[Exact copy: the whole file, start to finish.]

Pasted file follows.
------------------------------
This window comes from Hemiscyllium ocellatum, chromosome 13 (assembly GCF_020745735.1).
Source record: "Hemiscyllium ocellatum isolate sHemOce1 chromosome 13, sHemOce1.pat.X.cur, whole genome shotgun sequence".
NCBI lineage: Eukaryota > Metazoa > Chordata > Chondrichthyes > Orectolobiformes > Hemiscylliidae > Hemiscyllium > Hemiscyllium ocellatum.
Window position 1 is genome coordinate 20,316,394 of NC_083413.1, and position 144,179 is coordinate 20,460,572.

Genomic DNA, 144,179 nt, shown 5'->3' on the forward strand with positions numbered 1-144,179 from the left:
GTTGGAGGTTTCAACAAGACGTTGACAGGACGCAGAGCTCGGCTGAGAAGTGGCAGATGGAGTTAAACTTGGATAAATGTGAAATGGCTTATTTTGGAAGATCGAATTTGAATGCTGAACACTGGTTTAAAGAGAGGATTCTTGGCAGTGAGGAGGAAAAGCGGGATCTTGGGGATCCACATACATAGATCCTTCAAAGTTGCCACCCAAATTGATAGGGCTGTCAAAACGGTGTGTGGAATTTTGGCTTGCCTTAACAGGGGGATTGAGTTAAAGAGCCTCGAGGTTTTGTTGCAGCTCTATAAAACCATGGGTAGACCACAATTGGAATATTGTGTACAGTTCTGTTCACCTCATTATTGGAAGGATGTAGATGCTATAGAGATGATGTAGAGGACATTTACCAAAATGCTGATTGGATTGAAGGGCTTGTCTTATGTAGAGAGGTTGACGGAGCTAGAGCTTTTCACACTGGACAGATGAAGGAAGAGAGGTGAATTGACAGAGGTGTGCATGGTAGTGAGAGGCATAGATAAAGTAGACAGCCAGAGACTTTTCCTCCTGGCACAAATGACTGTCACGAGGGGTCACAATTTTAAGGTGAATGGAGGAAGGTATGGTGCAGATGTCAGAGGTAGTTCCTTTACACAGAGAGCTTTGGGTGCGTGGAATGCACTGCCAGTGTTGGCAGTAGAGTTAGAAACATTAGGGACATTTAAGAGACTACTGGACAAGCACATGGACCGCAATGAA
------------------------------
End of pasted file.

This window comes from Hemiscyllium ocellatum, chromosome 13 (assembly GCF_020745735.1).
Source record: "Hemiscyllium ocellatum isolate sHemOce1 chromosome 13, sHemOce1.pat.X.cur, whole genome shotgun sequence".
NCBI lineage: Eukaryota > Metazoa > Chordata > Chondrichthyes > Orectolobiformes > Hemiscylliidae > Hemiscyllium > Hemiscyllium ocellatum.
Window position 1 is genome coordinate 20,316,394 of NC_083413.1, and position 144,179 is coordinate 20,460,572.

Genomic DNA, 144,179 nt, shown 5'->3' on the forward strand with positions numbered 1-144,179 from the left:
GTTGGAGGTTTCAACAAGACGTTGACAGGACGCAGAGCTCGGCTGAGAAGTGGCAGATGGAGTTAAACTTGGATAAATGTGAAATGGCTTATTTTGGAAGATCGAATTTGAATGCTGAACACTGGTTTAAAGAGAGGATTCTTGGCAGTGAGGAGGAAAAGCGGGATCTTGGGGATCCACATACATAGATCCTTCAAAGTTGCCACCCAAATTGATAGGGCTGTCAAAACGGTGTGTGGAATTTTGGCTTGCCTTAACAGGGGGATTGAGTTAAAGAGCCTCGAGGTTTTGTTGCAGCTCTATAAAACCATGGGTAGACCACAATTGGAATATTGTGTACAGTTCTGTTCACCTCATTATTGGAAGGATGTAGATGCTATAGAGATGATGTAGAGGACATTTACCAAAATGCTGATTGGATTGAAGGGCTTGTCTTATGTAGAGAGGTTGACGGAGCTAGAGCTTTTCACACTGGACAGATGAAGGAAGAGAGGTGAATTGACAGAGGTGTGCATGGTAGTGAGAGGCATAGATAAAGTAGACAGCCAGAGACTTTTCCTCCTGGCACAAATGACTGTCACGAGGGGTCACAATTTTAAGGTGAATGGAGGAAGGTATGGTGCAGATGTCAGAGGTAGTTCCTTTACACAGAGAGCTTTGGGTGCGTGGAATGCACTGCCAGTGTTGGCAGTAGAGTTAGAAACATTAGGGACATTTAAGAGACTACTGGACAAGCACATGGACCGCAATGAA